13 June 2020
Truly Rubbish Podcasts and TV Programmes
Read Time: 4 mins
There are an almost infinite number of magazines, websites and blogs that go into intricate detail about what constitutes the Top 5 greatest television programmes of all time. However, here at Clearabee we like to do things a little differently. So instead of discussing that dysfunctional mafia family or that battle for an uncomfortable throne, we’re going straight into some really rubbish tv programmes, as well as a podcast or radio programme too.
Whether it’s following a typical day in the life of Britain’s refuse collectors, the profitable world behind plastic pollution or delving into the properties of people’s poo, these programmes are a truly eye-opening look into the world of waste. First up…
Truly Rubbish Television
Broken: “Recycling Sham”
Broken focuses mainly on influencer hype and scarcity marketing, but the fourth episode of the series, “Recycling Sham”, looks at the plastic pandemic which is flooding the Earth’s oceans and damaging developing countries.
Instead of waving an environmentally-friendly flag, “Recycling Sham” highlights the history of plastic manufacturing, including the moment that ownership of recycling was passed on from the companies to the consumer, via the famous 1971 native American advert, often known as “The Crying Indian”.
The show gives viewers a diagnosis of the current recycling situation, but fails to offer any real solutions to the problems. The story of Laredo’s plastic shopping bag ban getting overturned in Texas, the rising cases of micro-plastic poison and facts such as “only 9% of all the plastic ever produced has actually been recycled” serve to shock the viewer but do little to point them towards action.
Regardless, “Recycling Sham” is sure to keep you watching, and open mouthed throughout.
Broken is available to stream now on Netflix.
Truly Rubbish Radio
File on 4: “Criminal Waste”
As a radio documentary, “Criminal Waste” is an eye-opening investigation into the more sinister side of waste disposal. This episode focuses on the story of Ed Ford, a “frontier farmer” who got caught up in the criminal underworld after discovering a gang of fly-tippers, who in-turn spotted him and chased him down.
The report uncovers how waste management has been criminally monetised by taking advantages of legislative loopholes to set up illegitimate business and illegal tipping sites. More horrifying still, is the human trafficking systems which supply criminal gangs with the manual labour to pick and organise the profitable rubbish from the waste.
It’s a difficult listen in places, but a harsh reminder to exercise due diligence when booking your rubbish removal.
Other interesting rubbish-related entries in the series are “A Load of Rubbish” which highlights failings in the recycling industry and “Fuelling the Future” which questions Britain’s green energy strategy.
File on 4: “Criminal Waste” is available via the BBC iPlayer.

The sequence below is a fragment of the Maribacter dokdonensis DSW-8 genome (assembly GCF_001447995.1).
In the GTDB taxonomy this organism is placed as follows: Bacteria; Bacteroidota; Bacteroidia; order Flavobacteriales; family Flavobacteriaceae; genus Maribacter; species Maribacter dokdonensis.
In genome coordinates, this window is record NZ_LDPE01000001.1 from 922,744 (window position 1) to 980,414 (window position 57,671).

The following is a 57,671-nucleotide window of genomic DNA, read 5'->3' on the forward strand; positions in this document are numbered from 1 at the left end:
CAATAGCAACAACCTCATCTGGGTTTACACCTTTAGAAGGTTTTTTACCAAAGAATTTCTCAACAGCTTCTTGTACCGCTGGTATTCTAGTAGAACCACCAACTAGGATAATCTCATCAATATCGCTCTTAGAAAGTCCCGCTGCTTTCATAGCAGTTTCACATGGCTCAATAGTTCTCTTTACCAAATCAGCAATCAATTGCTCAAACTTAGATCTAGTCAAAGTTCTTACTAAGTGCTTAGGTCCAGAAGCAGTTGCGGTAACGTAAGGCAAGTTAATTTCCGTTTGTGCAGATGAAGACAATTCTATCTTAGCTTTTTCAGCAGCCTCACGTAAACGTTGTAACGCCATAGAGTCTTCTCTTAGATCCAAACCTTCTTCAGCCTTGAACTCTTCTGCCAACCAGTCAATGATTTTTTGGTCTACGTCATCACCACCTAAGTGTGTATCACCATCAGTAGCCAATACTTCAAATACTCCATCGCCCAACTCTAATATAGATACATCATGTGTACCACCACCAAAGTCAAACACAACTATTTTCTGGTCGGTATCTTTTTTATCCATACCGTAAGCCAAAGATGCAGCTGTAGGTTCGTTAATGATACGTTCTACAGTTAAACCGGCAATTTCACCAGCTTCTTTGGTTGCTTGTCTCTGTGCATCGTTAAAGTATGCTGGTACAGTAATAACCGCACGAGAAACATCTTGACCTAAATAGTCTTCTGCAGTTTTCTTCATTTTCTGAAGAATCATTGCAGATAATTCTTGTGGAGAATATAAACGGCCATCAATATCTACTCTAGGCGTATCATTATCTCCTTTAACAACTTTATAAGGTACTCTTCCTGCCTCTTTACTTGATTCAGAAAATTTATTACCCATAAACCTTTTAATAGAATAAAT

Truly Rubbish Television
Grime and Punishment: Dirty Britain
Sensationalised and light in tone, the pun-tastic Grime and Punishment is an observational series which follows a day in the life of those on the frontline of the war on grime: there’s the Environmental Health Officer who discovers bin bags full of waste in a rat-infested, out-building behind a pub kitchen; there’s the team of Sewer System & Drain Cleaning Technicians, wading through the wet wipes and the greasy build-up of a fledgling fatberg.
Most inspiring though, is the duo of fly tipping detectives, who sift through the sea of rubbish on the hunt for clues to help catch the guilty parties. They also provide a hefty helping of the comic relief, which seems essential for this sort of work, especially when sitting on an eight-hour stake-out in a bid to catch the criminals.
Light entertainment, it may be, but there are plenty of life lessons in here. The main one being, don’t just go for the cheapest rubbish removal option. Especially if you’ve left your unshredded name and address in with the waste. Here’s betting the fly tipping detectives aren’t quite so funny then.
Grime and Punishment: “Dirty Britain” is available to stream on Channel 5’s My5 on-demand platform.
Truly Rubbish Podcasts
People Fixing the World: “The Treasure in our Toilets”
Podcasts have been all the rage for a fair few years now and there’s a wealth of information waiting out there for you to digest via your devices. “The Treasure in our Toilets” explores the concept of nutrient recovery, which in this case combats the increasing lack of the planet’s phosphorous. The element is essential for bone and teeth development in humans, as well as creating life when it’s farmed for fertiliser.
But where does the waste come in? Because it’s found in our pee-pee, people. From the initial discovery of the element 350 years ago, to how human sludge can be used to create electricity and to resurface roads, the podcast keeps the tone humorous and highly engaging.
Each episode is roughly 24 minutes long and in-depth enough to keep you interested but not pitched at a level which will overwhelm you with science.
Other notable episodes include “Electricity that grows on trees” which explores the electric current in water, leaves and rocks and “How to move the Earth” which investigates how to put some distance between us and the sun.
People Fixing the World: “The Treasure in our Toilets” is available on the BBC Sounds app and via BBC World Service.
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